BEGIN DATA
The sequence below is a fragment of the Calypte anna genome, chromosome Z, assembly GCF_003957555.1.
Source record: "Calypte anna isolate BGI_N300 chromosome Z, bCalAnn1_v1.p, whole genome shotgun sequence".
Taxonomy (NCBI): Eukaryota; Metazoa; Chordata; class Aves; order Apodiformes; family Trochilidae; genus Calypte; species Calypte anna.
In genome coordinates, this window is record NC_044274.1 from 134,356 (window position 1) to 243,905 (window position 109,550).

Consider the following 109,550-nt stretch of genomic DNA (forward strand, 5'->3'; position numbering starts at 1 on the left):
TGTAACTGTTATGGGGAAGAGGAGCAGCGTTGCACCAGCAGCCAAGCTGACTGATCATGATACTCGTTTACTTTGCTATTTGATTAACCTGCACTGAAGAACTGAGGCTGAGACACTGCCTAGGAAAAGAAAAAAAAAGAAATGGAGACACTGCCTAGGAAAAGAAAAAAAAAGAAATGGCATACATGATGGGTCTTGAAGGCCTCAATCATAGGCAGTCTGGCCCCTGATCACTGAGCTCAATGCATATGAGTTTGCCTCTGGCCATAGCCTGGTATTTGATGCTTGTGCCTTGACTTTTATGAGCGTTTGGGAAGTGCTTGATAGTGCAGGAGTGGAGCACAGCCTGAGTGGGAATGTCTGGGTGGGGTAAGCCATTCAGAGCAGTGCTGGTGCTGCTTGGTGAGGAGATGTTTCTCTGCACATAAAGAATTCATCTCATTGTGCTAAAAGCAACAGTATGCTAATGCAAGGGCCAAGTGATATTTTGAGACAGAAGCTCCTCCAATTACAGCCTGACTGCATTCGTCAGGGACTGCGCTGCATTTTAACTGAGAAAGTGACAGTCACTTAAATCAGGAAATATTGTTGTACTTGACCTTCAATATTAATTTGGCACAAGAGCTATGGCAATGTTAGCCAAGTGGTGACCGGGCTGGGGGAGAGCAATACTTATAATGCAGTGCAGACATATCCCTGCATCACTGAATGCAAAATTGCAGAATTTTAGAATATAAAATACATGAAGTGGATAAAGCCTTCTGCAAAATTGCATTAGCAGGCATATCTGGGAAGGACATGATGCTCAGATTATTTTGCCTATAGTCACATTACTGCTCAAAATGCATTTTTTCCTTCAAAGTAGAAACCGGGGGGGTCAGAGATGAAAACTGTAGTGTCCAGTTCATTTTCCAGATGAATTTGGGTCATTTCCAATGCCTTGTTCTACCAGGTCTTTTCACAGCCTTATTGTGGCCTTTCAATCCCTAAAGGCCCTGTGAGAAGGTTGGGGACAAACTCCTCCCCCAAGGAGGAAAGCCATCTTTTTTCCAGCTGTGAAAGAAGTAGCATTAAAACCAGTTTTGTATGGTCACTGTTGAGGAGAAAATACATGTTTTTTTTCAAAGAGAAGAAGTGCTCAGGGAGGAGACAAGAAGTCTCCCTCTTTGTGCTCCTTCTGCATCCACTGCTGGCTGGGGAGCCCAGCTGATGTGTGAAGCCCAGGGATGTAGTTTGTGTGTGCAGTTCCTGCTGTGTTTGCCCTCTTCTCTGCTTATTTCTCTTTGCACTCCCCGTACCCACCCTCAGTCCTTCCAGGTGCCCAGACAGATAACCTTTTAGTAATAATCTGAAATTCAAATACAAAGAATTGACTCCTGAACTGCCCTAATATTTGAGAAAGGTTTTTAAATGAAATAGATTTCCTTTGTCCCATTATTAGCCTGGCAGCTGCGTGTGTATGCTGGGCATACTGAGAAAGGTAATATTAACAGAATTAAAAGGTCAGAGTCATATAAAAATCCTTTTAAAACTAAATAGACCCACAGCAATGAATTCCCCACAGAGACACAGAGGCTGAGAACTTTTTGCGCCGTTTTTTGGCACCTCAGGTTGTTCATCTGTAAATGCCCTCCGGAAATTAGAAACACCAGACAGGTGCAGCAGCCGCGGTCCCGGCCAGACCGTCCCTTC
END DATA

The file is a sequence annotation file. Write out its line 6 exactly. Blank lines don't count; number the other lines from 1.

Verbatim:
TGTAACTGTTATGGGGAAGAGGAGCAGCGTTGCACCAGCAGCCAAGCTGACTGATCATGATACTCGTTTACTTTGCTATTTGATTAACCTGCACTGAAGAACTGAGGCTGAGACACTGCCTAGGAAAAGAAAAAAAAAGAAATGGAGACACTGCCTAGGAAAAGAAAAAAAAAGAAATGGCATACATGATGGGTCTTGAAGGCCTCAATCATAGGCAGTCTGGCCCCTGATCACTGAGCTCAATGCATATGAGTTTGCCTCTGGCCATAGCCTGGTATTTGATGCTTGTGCCTTGACTTTTATGAGCGTTTGGGAAGTGCTTGATAGTGCAGGAGTGGAGCACAGCCTGAGTGGGAATGTCTGGGTGGGGTAAGCCATTCAGAGCAGTGCTGGTGCTGCTTGGTGAGGAGATGTTTCTCTGCACATAAAGAATTCATCTCATTGTGCTAAAAGCAACAGTATGCTAATGCAAGGGCCAAGTGATATTTTGAGACAGAAGCTCCTCCAATTACAGCCTGACTGCATTCGTCAGGGACTGCGCTGCATTTTAACTGAGAAAGTGACAGTCACTTAAATCAGGAAATATTGTTGTACTTGACCTTCAATATTAATTTGGCACAAGAGCTATGGCAATGTTAGCCAAGTGGTGACCGGGCTGGGGGAGAGCAATACTTATAATGCAGTGCAGACATATCCCTGCATCACTGAATGCAAAATTGCAGAATTTTAGAATATAAAATACATGAAGTGGATAAAGCCTTCTGCAAAATTGCATTAGCAGGCATATCTGGGAAGGACATGATGCTCAGATTATTTTGCCTATAGTCACATTACTGCTCAAAATGCATTTTTTCCTTCAAAGTAGAAACCGGGGGGGTCAGAGATGAAAACTGTAGTGTCCAGTTCATTTTCCAGATGAATTTGGGTCATTTCCAATGCCTTGTTCTACCAGGTCTTTTCACAGCCTTATTGTGGCCTTTCAATCCCTAAAGGCCCTGTGAGAAGGTTGGGGACAAACTCCTCCCCCAAGGAGGAAAGCCATCTTTTTTCCAGCTGTGAAAGAAGTAGCATTAAAACCAGTTTTGTATGGTCACTGTTGAGGAGAAAATACATGTTTTTTTTCAAAGAGAAGAAGTGCTCAGGGAGGAGACAAGAAGTCTCCCTCTTTGTGCTCCTTCTGCATCCACTGCTGGCTGGGGAGCCCAGCTGATGTGTGAAGCCCAGGGATGTAGTTTGTGTGTGCAGTTCCTGCTGTGTTTGCCCTCTTCTCTGCTTATTTCTCTTTGCACTCCCCGTACCCACCCTCAGTCCTTCCAGGTGCCCAGACAGATAACCTTTTAGTAATAATCTGAAATTCAAATACAAAGAATTGACTCCTGAACTGCCCTAATATTTGAGAAAGGTTTTTAAATGAAATAGATTTCCTTTGTCCCATTATTAGCCTGGCAGCTGCGTGTGTATGCTGGGCATACTGAGAAAGGTAATATTAACAGAATTAAAAGGTCAGAGTCATATAAAAATCCTTTTAAAACTAAATAGACCCACAGCAATGAATTCCCCACAGAGACACAGAGGCTGAGAACTTTTTGCGCCGTTTTTTGGCACCTCAGGTTGTTCATCTGTAAATGCCCTCCGGAAATTAGAAACACCAGACAGGTGCAGCAGCCGCGGTCCCGGCCAGACCGTCCCTTC